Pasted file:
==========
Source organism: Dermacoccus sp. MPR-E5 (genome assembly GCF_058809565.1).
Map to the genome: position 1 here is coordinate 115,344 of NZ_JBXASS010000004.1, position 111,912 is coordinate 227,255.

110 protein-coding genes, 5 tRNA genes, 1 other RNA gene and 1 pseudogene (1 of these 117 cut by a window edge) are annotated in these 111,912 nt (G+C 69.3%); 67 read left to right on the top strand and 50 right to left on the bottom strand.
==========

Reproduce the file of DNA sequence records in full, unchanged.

Source organism: Dermacoccus sp. MPR-E5 (genome assembly GCF_058809565.1).
Map to the genome: position 1 here is coordinate 115,344 of NZ_JBXASS010000004.1, position 111,912 is coordinate 227,255.

110 protein-coding genes, 5 tRNA genes, 1 other RNA gene and 1 pseudogene (1 of these 117 cut by a window edge) are annotated in these 111,912 nt (G+C 69.3%); 67 read left to right on the top strand and 50 right to left on the bottom strand.